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Microsoft buys its way into the mobile device market, gains Nokia exec

Microsoft's $7.2 billion Nokia acquisition gives Microsoft smartphone device access but industry skeptics wonder about the long-term strategy.

Microsoft has bought its way into the smartphone device market with the acquisition of Nokia this week, but analysts and end users are skeptical as to whether the move gives the company a strong foothold there.

The company disclosed the pending $7.2 billion acquisition of Finland-based Nokia's devices and services business, which includes Microsoft Windows Phone handsets.  The transaction will close in the first quarter of 2014.

Microsoft said the acquisition of Nokia will accelerate the growth of its share and profit in mobile devices through faster innovation, unified branding and marketing.

The company has struggled to make its way in the mobile market, with under-sold Surface tablets and the Windows Phone platform a distant third in operating system market share behind Apple's iOS and Google's Android devices.

Some IT industry insiders say buying Nokia won't make Microsoft a leader in the mobility space.

“They bought the rock on the bottom of the pond. Now they are going to try and make the rock float,” said Mike Drips, an IT professional in Houston who specializes in Microsoft platforms. “I don’t see them gaining much of anything with this."

The acquisition also puts Microsoft squarely in direct competition with its smartphone hardware partners, most notably HTC and Samsung, and is at risk of alienating any other future Windows Phone handset makers, although it buoys its own company tagline of being a devices and services company.

"Microsoft will lose all other OEMs who are making devices at the moment, even if they only had 20% of the market, they will shrink to zero," said Brian Katz, head of mobile innovation for a large pharmaceutical company based in New Jersey.

The purchase "pits Microsoft against Samsung in what portends to be a big ecosystem fight," agreed Bob Egan, CEO and chief analyst, Sepharim Group, a mobile consulting company based in Falmouth, Mass.

Acquisition details:

  • Cost: $7.2 billion
  • Transaction closing: First quarter 2014 subject to approval
  • Employees affected: 32,000 Nokia employees transferred to Microsoft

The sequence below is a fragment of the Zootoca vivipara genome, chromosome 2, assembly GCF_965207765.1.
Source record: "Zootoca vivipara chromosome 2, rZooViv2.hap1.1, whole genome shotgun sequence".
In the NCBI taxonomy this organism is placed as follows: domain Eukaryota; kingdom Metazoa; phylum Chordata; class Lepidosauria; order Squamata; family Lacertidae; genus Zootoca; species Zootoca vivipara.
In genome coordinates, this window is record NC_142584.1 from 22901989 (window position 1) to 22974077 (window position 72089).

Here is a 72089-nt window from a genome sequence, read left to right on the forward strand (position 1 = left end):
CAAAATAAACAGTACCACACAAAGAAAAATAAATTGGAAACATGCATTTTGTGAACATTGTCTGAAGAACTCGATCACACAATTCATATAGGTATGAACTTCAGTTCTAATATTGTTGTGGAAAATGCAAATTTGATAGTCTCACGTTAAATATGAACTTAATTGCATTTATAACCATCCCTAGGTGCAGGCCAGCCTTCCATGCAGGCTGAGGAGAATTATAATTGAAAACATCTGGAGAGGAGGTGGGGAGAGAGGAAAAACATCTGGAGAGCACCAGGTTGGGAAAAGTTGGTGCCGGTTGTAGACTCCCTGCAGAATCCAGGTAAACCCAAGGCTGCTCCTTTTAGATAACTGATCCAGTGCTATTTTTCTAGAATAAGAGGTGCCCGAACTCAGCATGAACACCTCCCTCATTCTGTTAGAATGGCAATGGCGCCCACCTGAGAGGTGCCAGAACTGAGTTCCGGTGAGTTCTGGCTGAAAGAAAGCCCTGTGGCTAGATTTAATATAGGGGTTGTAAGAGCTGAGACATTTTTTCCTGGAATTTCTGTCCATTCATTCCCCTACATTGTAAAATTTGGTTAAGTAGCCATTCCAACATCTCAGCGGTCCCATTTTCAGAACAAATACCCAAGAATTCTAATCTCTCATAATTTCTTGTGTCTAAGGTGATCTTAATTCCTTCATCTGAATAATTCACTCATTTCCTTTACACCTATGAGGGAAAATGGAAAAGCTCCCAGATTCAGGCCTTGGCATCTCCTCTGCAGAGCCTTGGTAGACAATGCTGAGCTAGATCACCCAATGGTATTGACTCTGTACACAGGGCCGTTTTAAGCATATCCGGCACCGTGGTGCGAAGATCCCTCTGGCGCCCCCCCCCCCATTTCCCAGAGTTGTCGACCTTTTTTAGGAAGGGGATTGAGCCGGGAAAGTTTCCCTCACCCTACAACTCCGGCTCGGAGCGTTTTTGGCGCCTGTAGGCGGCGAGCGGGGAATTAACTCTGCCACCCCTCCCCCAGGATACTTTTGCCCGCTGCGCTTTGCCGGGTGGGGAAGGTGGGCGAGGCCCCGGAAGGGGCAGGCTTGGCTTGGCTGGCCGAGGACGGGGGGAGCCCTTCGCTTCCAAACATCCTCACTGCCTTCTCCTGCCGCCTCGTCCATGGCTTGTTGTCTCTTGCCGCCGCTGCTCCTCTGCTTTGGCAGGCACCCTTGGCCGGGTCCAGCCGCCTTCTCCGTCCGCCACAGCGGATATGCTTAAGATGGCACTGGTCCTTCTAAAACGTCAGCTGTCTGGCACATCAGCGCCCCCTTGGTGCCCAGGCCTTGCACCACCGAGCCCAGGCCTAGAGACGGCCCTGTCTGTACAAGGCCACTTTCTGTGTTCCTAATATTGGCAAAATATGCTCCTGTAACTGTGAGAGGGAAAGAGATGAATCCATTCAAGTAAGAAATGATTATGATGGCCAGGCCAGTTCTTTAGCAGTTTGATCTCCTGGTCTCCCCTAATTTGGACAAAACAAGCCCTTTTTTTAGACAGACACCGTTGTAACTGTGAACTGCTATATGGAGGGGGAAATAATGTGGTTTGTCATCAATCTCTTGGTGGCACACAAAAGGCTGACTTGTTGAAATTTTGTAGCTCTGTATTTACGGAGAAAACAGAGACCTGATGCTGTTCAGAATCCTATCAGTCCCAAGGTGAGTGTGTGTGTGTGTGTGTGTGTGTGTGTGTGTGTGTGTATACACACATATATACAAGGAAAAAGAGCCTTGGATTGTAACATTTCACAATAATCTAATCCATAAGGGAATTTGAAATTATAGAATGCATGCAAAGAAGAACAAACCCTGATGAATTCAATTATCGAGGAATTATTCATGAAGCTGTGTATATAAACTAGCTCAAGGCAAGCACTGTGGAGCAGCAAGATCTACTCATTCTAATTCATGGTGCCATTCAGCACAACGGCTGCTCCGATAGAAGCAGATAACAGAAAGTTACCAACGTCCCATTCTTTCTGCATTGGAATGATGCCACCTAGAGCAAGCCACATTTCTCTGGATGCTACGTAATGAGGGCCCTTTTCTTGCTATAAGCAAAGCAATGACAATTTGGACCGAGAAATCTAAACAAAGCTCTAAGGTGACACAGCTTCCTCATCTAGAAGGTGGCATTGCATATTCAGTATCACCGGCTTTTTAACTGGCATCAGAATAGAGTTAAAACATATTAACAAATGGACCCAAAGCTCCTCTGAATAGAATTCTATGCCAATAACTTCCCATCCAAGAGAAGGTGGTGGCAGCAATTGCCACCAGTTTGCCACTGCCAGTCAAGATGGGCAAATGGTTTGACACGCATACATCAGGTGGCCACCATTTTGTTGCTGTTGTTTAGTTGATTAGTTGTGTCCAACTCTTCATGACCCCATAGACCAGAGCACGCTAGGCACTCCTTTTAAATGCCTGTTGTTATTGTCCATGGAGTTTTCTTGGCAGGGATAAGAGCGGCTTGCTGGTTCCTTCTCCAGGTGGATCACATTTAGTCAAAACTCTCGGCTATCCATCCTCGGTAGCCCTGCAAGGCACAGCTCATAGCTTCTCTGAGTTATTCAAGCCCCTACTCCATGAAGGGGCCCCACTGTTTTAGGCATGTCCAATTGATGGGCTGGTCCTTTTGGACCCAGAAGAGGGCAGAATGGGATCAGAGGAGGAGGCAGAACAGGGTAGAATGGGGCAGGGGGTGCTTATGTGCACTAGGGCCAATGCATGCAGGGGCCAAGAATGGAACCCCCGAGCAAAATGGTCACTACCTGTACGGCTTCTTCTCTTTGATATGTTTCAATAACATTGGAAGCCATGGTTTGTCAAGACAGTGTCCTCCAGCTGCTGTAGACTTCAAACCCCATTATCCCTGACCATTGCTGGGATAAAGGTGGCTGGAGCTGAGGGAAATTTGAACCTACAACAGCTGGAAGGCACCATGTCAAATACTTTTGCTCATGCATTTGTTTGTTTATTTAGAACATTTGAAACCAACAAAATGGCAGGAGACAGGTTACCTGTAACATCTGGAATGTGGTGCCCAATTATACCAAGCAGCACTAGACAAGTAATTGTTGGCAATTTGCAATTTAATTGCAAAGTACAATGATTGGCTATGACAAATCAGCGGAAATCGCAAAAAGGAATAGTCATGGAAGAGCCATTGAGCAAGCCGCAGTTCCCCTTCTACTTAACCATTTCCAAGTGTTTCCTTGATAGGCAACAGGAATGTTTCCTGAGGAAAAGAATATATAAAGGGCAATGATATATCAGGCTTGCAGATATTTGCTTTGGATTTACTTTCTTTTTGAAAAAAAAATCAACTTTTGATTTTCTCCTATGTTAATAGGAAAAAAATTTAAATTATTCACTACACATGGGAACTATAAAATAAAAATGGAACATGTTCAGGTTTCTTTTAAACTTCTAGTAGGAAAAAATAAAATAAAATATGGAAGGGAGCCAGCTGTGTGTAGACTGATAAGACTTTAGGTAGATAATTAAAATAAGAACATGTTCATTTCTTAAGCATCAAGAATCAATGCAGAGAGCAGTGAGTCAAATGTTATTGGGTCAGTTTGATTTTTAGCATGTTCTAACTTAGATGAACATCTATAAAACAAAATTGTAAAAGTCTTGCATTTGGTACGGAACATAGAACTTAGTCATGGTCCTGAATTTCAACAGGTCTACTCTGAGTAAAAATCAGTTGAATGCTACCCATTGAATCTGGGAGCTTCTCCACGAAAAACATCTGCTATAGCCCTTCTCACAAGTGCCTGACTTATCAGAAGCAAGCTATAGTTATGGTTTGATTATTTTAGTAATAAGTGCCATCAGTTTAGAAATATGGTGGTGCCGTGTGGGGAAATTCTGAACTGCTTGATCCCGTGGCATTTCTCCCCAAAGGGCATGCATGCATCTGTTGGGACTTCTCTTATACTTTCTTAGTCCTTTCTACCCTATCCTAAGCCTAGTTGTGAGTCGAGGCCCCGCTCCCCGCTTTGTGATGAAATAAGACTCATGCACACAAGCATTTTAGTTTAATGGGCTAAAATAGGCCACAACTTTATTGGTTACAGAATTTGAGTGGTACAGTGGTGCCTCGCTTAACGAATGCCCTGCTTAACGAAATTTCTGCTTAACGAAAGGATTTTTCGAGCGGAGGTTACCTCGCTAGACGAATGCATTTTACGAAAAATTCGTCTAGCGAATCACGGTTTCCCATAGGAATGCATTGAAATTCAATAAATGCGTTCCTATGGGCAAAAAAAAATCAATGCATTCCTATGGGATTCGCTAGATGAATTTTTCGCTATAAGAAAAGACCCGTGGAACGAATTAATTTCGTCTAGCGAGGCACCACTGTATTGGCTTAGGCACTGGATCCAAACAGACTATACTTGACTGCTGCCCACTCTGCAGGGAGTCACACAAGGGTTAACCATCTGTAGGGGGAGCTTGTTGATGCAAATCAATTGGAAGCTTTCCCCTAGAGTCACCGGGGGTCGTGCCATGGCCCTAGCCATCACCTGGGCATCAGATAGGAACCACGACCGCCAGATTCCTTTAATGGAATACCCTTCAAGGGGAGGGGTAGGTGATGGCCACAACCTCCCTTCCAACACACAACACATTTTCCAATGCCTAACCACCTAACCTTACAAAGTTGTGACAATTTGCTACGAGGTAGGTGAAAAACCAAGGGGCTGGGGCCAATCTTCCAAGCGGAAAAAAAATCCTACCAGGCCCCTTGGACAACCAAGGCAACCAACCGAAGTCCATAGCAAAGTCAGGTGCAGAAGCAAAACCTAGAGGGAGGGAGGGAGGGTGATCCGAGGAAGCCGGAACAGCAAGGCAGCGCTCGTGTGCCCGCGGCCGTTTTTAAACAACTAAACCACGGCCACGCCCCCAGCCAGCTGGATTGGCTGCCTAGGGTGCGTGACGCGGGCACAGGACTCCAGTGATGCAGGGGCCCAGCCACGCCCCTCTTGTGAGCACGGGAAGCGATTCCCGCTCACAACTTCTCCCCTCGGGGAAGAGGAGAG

• Licensing: Chief Technology Office and patent portfolio remains in Nokia Group but Nokia grants Microsoft's 10-year non-exclusive license to its patents at time of closing; Nokia provides Microsoft with its long-term Qualcomm licensing agreement; Microsoft becomes a strategic licensee of the HERE mapping services platform and pays Nokia for a four-year license
  • If the deal fails: Microsoft will pay Nokia U.S. $750 million if the deal does not pass regulatory clearances

Microsoft-Nokia acquisition excludes patents

Microsoft will license Nokia's patents rather than owning them outright as part of the purchase --  a prudent decision, analysts said.

"This has as much to do with the long-term viability of the patents…but also it's about wanting to avoid the potential litigation around monopoly that Microsoft could face [as] Nokia patents are licensed by many other vendors," said Jack Gold, principal analyst, J. Gold Associates, a consulting firm based in Northborough, Mass.

Many Nokia patents are reaching end of life and have diminished capability for generating future royalties, he said.

"[It is] much cleaner just to license the patents without the baggage," he said.

Skepticism abounds whether the acquisition lays a solid foundation for a good long-term strategy for Microsoft.

"The question becomes, can the Nokia acquisition push the OS team to move faster as the hardware has been coming much faster," said Katz. "If they can, we will see a much better marriage between the hardware and OS, which could bode well.”

Important enterprise class features such as mobile device management, private application distribution, company accounts, VPN, Bluetooth 4 and a new notification center are still missing from the Windows Phone platform, but acquiring Nokia doesn't mean those gaps will be filled, Egan said.

"It gives Microsoft more direct control but I'm not sure it's control they couldn't have already capitalized on – and have not," said Egan.

Drips, who regularly advises large IT shops on their mobile strategies, said he rarely sees application development work for Nokia devices. Most companies focus their efforts on Apple and Android devices instead.

Will Elop take over for Ballmer?

As part of the acquisition, Nokia CEO Stephen Elop, a former Microsoft executive, will become executive vice president of the devices and services division. The acquisition clearly demotes Julie Larsen-Green who was running the devices and studios group and now reports into Elop. Larsen-Green also was seen as a contender for Microsoft's top job.

"It's as much about getting [Stephen] Elop back as it is getting into the handset business," Gold said.

The deal gives Elop a stronger political foothold to lead Microsoft upon Steve Ballmer's retirement, but there is some contention around whether Elop should take over as Microsoft CEO.

"I don't think Stephen is the right guy to lead Microsoft out of the abyss," said Egan. "Elop is a good guy but a very tactical thinker. Microsoft needs a bigger thinker, with an ability to articulate a big vision and execute."

James Furbush contributed to this story.

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